The Fox Writers Intensive, a competitive career-development program for writers from diverse backgrounds, has named Cindy Fang as its 2015 Fellow. Fang is currently in discussions for a script development deal with FOX Broadcasting Company and 20th Century Fox Television.
"Authenticity is essential to successful storytelling. That process starts with hiring writers with diverse and authentic points of view, and that's exactly who we want to engage through the Fox Writers Intensive," said Nicole A. Bernard, Executive Vice President of Audience Strategy for 21st Century Fox.
Fang was selected from a group of 10 finalists, who spent the past four months on the Fox Studios Lot in Los Angeles honing their craft, attending workshops, and meeting with senior executives from across the Fox film and television businesses, including 20th Century Fox Film, FOX Broadcasting Company, and FX Networks. The finalists also worked with top writers and producers, including Virgil Williams of Criminal Minds and Ilene Chaiken of Empire.
"The FWI program has been invaluable to me as the showrunner of Empire," Chaiken said. "Fox cultivates these individuals into excellent storytellers, and I can't speak highly enough about the benefits."
All of the finalists are being promoted across the Fox creative community and submitted for potential staffing on current and future Fox entertainment productions. To date, six of the FWI finalists have been staffed on series for 2015-16, including Empire, The Frankenstein Code, Cooper Barrett's Guide to Surviving Life, Lucifer, and Rosewood.
Visit The Wrap for more information, including the full list of finalists.
At its annual National Leadership Meeting this weekend in Washington, D.C., the National Association for Music Education (NAfME) announced the recipients of the 21st Century Fox Give a Note Grants, which will support under-funded music programs at 16 schools across the United States.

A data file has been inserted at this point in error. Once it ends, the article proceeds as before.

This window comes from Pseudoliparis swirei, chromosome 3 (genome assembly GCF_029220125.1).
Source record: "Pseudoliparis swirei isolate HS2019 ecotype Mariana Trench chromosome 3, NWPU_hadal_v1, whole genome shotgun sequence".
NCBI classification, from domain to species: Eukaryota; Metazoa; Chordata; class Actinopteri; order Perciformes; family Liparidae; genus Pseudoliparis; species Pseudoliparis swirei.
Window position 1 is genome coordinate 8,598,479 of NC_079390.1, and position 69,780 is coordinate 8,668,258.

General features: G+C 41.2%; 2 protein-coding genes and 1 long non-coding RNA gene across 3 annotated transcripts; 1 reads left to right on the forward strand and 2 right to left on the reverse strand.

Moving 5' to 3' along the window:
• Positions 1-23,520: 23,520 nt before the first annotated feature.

21st Century Fox announced the program in March, partnering with NAfME and the Give a Note Foundation to commemorate the finale of the groundbreaking musical TV series Glee, which sparked renewed interest and participation in school arts programs over the course of its six-year run.
"At Fox, we are incredibly proud of our support for shows like American Idol, So You Think You Can Dance, Empire, and of course, Glee, which has inspired countless people to sing, dance, and get that creativity flowing," said local FOX5 anchor Lauren DeMarco, who spoke at the event on behalf of 21st Century Fox.
The company will work with the Give a Note Foundation to distribute the funds this fall, in advance of the new school year, to schools in Atlanta, Charlotte, Chicago, Detroit, Los Angeles, Minneapolis, New York, Orlando, Philadelphia, Houston, and Totem Falls, Washington.
"Over the course of time and educational reform and budget constraints, the school district just hasn't been able to provide the resources that it used to," said Scott Sheehan of NAfME. "These [grants] are going to have such an impact for these students and these teachers."